Culture Shock Treatment LP
(Sudden Death Records)
It may have taken a while for the band to finally get all the paperwork signed and all of their distribution ducks in a row (technically, Culture Shock Treatment was completed in 2020 and Paper + Plastick Records released it digitally late last year – but then everything got problematic) but, happily, everything has come together and Round Eye’s fourth album has finally been released on vinyl. Better still, because the album was made and released after the end of Donald Trump’s tenure as president, Round Eye has changed the subject and chosen to address more interesting things; this album offers fans a breath of fresh air made all the more vibrant with the help of production provided by punk and alt-rock institution Mike Watt and a mix applied by Descendents drummer/punk rock guru Bill Stevenson – which bring elements of punk classicism with them as well as a fresh kind of bite that longtime fans will find exciting, and which promises to win new fans over too.
As soon as the album’s title track (literally) explodes to open the A-side, listeners are given a completely different impression of Round Eye, now completely removed from the Trump-y lunacy on which the band offered commentary, before. There, singer Chachy leads the band a few steps away from the Freak Punk fury that Round Eye spent the last few years honing and perfecting, and touch upon a more intelligible fprm of punk rock which isn’t quite pop-punk (the vocals almost dip into a focused sense of melody normally reserved for show tunes), but is closer to that (or maybe to whatever genre New Bomb Turks fell into – gunk punk, maybe?) than anything else. The lyric sheet here feels more sublime than subjective (check out lines like, “I don’t give a fuck about the energy crisis, oh no/ I don’t give a fuck about homeostasis, oh no/ I don’t give a shit if I fit politically/ Just wanna scream my fucked soliloquy/ Two minus two equals one”) and listeners will find it easy to fall under the band’s new spell – even when they change the song’s time signature for a second just to prove they can – or ape the dramatic posturing of Jello Biafra (see the “Yes sir!” break/bridge) or otherwise try to throw listeners off-balance. Simply said, it’s an odd and deliberately cartoon-y way to start (perhaps to throw some distance between this record and what the band was doing during the Trump years) – but it will definitely capture the imagination of those listening.
After the title track collapses to a close out of exhaustion, “Smokestack” just stands up spontaneously to do the exact same kind of thing again, immediately thereafter; albeit with a bit more substance in the song structure and slightly more reserved in the lyric sheet. There, Chachy begins the song barking like some kind of manic street preacher while a saxophone bleats along incoherently, before Livio Ercoli’s bass and Jimmy Jack’s drums enter the frame to help contain the madness. Here, “containment” might be the incorrect term to employ, but the band definitely goes out of its way to channel and direct their form rather than simply allowing it to splatter every which way – an idea which gets even better structured as the side progresses. During “Years,” for example, the band exacts their criticism of police conduct (the venom in Chachy’s tone as he says, “Come with us – we’re goin’ for a ride” is both chilling and palpable), while a less speedy and more alt-rock-y tone forces the band to slow down and really let listeners hear what they’re doing. In a similar spirit (which yields completely different results), “Armadillo Man” features a phenomenal rhythm guitar riff which really drives the song and, because the band has never tried anything like that ever before, listeners will pause for a moment, completely hypnotized – before “Circumstances” tries on a plodding tone similar to that of Black Sabbath before speeding off into oblivion.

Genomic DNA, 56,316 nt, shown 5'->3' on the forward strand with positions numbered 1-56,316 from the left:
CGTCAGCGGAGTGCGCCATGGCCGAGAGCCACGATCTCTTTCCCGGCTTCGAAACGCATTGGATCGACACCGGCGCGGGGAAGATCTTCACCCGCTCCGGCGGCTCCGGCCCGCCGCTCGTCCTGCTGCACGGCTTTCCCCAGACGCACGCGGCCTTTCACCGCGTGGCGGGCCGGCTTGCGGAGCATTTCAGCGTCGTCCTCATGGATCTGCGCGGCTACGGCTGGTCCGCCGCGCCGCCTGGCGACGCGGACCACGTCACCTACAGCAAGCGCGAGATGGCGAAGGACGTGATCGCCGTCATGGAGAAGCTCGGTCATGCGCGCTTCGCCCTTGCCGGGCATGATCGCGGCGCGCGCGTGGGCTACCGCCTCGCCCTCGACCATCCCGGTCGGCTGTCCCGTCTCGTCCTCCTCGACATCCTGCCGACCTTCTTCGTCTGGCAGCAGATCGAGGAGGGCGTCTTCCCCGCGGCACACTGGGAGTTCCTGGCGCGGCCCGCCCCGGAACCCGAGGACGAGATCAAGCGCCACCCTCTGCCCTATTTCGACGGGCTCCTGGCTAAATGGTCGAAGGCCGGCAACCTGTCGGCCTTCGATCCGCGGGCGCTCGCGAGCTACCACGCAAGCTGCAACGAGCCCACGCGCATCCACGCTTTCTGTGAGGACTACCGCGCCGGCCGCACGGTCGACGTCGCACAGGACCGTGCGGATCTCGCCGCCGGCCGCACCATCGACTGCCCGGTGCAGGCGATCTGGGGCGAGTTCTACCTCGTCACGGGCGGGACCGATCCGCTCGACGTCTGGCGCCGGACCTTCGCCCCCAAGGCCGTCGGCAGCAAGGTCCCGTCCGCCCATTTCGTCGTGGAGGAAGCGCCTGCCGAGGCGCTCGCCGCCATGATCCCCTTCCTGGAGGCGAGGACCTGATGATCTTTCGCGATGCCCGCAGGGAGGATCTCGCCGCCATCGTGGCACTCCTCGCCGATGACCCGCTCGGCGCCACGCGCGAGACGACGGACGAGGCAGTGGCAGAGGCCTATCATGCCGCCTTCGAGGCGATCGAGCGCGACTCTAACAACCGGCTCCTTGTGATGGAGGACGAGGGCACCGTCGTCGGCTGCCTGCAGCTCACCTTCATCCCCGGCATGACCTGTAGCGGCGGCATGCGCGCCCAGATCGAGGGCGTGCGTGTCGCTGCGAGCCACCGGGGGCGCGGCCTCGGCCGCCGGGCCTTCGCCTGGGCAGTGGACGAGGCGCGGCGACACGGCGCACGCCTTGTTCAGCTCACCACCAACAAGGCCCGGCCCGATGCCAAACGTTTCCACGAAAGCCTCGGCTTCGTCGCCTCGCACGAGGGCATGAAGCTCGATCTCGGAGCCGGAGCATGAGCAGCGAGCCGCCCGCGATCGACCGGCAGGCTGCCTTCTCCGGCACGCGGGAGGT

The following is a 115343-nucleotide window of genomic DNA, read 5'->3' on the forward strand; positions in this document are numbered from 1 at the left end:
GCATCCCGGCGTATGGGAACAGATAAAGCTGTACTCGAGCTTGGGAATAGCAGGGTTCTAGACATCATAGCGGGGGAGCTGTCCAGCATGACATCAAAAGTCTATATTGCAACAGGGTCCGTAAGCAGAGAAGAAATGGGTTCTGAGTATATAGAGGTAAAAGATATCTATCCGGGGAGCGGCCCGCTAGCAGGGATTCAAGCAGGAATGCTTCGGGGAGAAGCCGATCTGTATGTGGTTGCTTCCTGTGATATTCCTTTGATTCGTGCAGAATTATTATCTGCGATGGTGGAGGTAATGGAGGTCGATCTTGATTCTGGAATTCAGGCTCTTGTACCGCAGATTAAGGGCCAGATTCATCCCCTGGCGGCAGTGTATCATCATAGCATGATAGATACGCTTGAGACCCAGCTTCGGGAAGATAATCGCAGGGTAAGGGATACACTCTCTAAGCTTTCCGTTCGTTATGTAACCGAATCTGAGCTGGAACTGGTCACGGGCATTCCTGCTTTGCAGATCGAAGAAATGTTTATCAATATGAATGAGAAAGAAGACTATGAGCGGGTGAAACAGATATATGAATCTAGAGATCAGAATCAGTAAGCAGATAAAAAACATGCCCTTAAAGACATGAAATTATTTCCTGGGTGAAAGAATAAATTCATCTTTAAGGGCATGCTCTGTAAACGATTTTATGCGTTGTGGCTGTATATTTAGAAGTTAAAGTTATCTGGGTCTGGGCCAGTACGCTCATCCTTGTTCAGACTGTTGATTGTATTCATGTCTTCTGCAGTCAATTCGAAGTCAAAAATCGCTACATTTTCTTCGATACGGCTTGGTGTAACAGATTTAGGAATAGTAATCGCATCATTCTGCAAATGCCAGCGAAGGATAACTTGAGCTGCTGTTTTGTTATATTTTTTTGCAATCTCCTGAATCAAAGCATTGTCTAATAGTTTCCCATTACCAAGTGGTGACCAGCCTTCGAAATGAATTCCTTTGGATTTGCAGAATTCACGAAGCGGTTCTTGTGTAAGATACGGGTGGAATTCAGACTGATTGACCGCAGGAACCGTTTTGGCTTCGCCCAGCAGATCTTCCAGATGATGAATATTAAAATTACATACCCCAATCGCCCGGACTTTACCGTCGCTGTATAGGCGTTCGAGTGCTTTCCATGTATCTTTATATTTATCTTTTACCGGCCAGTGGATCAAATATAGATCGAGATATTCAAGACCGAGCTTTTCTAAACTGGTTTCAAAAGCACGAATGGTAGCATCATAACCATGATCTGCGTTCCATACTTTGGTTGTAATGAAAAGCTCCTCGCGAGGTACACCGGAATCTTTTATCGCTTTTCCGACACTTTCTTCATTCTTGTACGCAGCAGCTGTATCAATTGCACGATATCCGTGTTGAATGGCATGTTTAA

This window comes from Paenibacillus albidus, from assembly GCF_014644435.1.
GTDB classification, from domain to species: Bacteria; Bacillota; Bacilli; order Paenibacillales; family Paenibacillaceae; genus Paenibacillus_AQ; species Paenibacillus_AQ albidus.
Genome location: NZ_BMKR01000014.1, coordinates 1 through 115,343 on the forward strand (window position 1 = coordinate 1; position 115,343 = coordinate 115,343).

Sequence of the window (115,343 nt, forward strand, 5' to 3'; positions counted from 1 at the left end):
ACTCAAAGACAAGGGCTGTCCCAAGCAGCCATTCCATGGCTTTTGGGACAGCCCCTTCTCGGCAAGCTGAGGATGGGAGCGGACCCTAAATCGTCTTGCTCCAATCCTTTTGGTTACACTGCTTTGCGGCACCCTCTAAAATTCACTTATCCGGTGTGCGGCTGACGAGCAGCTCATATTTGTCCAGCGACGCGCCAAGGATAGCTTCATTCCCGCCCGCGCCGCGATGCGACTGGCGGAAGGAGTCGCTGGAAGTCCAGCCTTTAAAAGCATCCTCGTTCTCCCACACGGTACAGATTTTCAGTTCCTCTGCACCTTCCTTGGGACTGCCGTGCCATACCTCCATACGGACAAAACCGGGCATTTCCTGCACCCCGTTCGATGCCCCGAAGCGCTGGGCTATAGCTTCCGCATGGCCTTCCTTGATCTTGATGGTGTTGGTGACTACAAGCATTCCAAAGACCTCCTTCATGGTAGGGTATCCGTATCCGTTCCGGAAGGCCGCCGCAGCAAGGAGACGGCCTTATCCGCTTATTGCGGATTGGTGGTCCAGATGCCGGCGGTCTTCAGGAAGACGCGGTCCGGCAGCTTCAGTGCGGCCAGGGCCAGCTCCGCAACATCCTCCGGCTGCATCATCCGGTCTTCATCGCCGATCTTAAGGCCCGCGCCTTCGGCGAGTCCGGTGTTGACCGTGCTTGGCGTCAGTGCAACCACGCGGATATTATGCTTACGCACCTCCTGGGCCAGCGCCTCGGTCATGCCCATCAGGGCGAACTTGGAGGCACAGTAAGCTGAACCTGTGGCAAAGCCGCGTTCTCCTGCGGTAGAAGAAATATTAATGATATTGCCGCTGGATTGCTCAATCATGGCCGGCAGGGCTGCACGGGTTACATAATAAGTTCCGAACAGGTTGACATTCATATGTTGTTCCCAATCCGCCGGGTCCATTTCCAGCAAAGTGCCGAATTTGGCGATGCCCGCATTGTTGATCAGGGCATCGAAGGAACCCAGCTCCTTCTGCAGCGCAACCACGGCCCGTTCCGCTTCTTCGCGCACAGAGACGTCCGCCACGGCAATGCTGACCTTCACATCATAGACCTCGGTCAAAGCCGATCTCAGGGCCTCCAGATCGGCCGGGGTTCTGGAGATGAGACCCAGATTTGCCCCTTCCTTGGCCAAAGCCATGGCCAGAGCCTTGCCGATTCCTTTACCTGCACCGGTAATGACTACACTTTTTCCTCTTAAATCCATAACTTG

Comparatively, the B-side of Culture Shock Treatment is even more adventurous than its predecessor, as it seeks to expand the box around the band even further. “Catatonic” lifts very cliche which normally makes a Ramones song great (nasal lyrics, incredibly fast guitars) and recast the exact same thing as a Round Eye anthem, while “Opportunity of a Lifetime” gets absolutely terrifying as the band lets its own collective eyes un-focus to present a sound which approaches absolutely directionless insanity before “Pieces” flips the script and holds on a beat so consistent that it’s almost worrisome (some critics of this review will scoff and say, “You just can’t win”), “Uomo Moderno” trucks in an Italian lyricist and a very “Minutemen” bass line while “Guess Who’s Coming To Dinner” tries its hand at a formulaic punk song, “You’re So Fucking Cool” re-approaches New Bomb Turks’ territory with even greater results and then “Endless Sleep” takes four minutes to wind both the band and the album’s running down to close the running out. The crushing tempo of that last song seems genuinely intentional after one has gone front-to-back with the album; everywhere else on Culture Shock Treatment, Round Eye doesn’t ease off the throttle even once – which makes the speed at which “Endless Sleep” plods along seem even more deliberate and intentional.
…And then the needle lifts and the records over – leaving listeners to collect themselves and try to decide what they’ve just experienced, all on their own.
After one has run front-to-back with Culture Shock Treatment, it will be impossible for any listener to not declare that the album is Round Eye’s best to date – it is definitely a great play which never disappoints. Between the production, the mastering and the performances themselves, Culture Shock Treatment sets an all-new standard for everything that Round Eye may do hereafter; these fifteen songs are the band’s best to date. If you haven’t discovered the band yet reader, this is the place to start. [Bill Adams]